Think Information. Think Security.
Evernote is requiring its nearly 50 million users to reset their passwords after the popular personal note-taking app became the latest high-profile victim of wide-scale hacking attempts. The breach follows malicious activity at TwitterFacebookand others in recent weeks.

Phil Libin, Evernote’s CEO and founder, told TechCrunch in an email everything is running, although if you try to access the site things may not work as normal at the moment.

On February 28th, the Evernote Operations & Security team became aware of unusual and potentially malicious activity on the Evernote service that warranted a deeper look. They discovered that a person or persons had gained access to usernames, email addresses and encrypted user passwords. In their ongoing analysis, they have found no evidence that there has been unauthorized access to the contents of any user account or to any payment information of Evernote Premium and Evernote Business customers.

In a blog post, the company said that “individual(s) responsible were able to gain access to Evernote user information, which includes usernames, email addresses associated with Evernote accounts and encrypted passwords,” but that no payment details were accessed.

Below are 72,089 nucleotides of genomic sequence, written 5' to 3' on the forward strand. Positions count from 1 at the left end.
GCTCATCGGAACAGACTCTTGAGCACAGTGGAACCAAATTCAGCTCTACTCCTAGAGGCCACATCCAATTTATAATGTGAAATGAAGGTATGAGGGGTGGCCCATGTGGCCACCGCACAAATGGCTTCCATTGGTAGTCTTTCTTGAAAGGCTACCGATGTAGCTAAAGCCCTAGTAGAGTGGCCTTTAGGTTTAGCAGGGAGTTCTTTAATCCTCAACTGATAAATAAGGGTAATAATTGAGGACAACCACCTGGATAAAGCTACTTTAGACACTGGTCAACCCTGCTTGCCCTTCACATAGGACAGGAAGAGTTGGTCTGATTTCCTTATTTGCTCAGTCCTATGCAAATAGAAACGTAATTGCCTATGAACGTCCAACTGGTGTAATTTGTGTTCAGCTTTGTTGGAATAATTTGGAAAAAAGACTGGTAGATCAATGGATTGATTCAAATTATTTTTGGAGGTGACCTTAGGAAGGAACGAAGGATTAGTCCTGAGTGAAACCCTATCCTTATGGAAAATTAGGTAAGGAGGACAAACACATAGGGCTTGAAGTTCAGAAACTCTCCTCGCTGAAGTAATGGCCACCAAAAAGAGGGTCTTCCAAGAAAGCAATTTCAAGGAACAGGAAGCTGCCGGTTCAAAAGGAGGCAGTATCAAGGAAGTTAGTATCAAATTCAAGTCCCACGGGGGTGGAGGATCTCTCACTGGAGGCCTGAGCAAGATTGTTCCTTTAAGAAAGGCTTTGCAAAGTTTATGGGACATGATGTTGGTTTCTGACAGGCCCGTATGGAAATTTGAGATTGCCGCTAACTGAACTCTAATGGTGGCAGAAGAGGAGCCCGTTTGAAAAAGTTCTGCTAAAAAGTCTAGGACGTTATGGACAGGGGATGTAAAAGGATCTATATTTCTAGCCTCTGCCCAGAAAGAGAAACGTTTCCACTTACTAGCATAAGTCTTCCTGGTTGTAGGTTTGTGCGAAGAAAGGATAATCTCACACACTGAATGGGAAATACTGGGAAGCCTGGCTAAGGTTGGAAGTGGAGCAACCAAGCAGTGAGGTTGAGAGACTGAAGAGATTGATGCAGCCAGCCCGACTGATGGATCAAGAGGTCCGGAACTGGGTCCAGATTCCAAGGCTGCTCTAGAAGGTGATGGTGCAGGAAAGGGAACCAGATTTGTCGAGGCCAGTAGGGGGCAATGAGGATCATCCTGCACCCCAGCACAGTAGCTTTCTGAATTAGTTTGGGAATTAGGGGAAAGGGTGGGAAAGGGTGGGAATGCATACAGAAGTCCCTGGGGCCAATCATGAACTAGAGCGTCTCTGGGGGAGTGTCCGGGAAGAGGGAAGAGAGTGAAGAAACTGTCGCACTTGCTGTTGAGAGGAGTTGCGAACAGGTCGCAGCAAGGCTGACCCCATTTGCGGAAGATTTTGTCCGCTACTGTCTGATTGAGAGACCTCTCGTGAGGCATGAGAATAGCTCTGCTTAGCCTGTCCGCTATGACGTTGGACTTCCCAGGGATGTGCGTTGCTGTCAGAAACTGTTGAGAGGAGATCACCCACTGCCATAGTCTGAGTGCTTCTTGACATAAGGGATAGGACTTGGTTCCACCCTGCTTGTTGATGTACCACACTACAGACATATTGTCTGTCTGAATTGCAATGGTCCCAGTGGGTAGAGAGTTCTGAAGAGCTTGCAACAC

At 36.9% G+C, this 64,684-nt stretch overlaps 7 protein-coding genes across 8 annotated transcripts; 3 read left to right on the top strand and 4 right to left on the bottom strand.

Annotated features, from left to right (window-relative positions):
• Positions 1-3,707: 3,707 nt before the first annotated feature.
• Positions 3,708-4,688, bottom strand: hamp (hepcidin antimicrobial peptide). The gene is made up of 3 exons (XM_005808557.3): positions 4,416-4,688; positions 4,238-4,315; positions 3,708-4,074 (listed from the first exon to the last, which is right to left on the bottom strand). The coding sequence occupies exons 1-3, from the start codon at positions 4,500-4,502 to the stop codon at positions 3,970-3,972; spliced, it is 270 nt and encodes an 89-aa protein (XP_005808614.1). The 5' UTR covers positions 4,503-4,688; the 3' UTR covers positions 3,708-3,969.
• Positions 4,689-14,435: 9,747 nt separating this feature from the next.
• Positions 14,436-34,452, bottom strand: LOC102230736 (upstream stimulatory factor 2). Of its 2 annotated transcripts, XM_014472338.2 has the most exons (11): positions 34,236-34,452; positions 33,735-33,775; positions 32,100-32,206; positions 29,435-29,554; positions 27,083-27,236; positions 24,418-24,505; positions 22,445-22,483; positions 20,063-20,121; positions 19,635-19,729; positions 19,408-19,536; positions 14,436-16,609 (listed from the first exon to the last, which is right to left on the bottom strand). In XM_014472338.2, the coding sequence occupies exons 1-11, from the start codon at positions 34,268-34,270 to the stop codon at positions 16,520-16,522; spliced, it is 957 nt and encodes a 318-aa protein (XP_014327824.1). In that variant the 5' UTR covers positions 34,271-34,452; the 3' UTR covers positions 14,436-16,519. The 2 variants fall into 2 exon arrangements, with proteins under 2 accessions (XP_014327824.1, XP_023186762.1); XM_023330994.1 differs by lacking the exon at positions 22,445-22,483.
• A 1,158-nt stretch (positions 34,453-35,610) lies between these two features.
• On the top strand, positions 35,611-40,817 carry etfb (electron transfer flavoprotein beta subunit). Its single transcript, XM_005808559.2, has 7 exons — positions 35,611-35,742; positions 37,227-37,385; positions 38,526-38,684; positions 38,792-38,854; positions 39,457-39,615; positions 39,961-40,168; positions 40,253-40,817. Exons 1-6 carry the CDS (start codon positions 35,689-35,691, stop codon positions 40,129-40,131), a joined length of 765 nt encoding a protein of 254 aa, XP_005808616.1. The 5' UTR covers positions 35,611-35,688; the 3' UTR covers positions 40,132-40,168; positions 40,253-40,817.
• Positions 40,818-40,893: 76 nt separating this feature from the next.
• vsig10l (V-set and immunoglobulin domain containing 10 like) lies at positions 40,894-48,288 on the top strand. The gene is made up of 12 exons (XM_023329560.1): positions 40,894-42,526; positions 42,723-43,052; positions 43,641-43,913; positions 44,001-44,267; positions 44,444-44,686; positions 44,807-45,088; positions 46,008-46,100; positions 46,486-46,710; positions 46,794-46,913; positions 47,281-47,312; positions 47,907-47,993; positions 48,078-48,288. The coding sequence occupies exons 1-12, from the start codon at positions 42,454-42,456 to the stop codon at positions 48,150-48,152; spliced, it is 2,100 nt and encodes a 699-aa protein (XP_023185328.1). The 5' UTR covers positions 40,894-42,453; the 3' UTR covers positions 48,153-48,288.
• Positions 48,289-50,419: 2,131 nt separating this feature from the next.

Evernote was asked if this was in any way connected to what happened at Zendesk the other week (that breach affected several other sites), he said that is not yet know. 

The spokesperson says that in addition to the blog, the company is sending out direct emails and social media encouraging any user with questions or concerns to contact Evernote support directly.

Changes to passwords will need to be made across all Evernote apps that you may use, including Evernote Food, Evernote Business, and Evernote Hello.

With news of data breaches now happening on a regular basis, it remains to be seen what kind of an impact these breaches are going to have of overall consumer confidence of these services — the question is whether users will become desensitized to the idea, or whether they will turn away from them for more seemingly secure pastures. The fact that they continue to happen certainly does put a dark lining around some of the optimism we’ve seen about the evolution and promises of putting our life in the cloud.

Cross-posted from: TC

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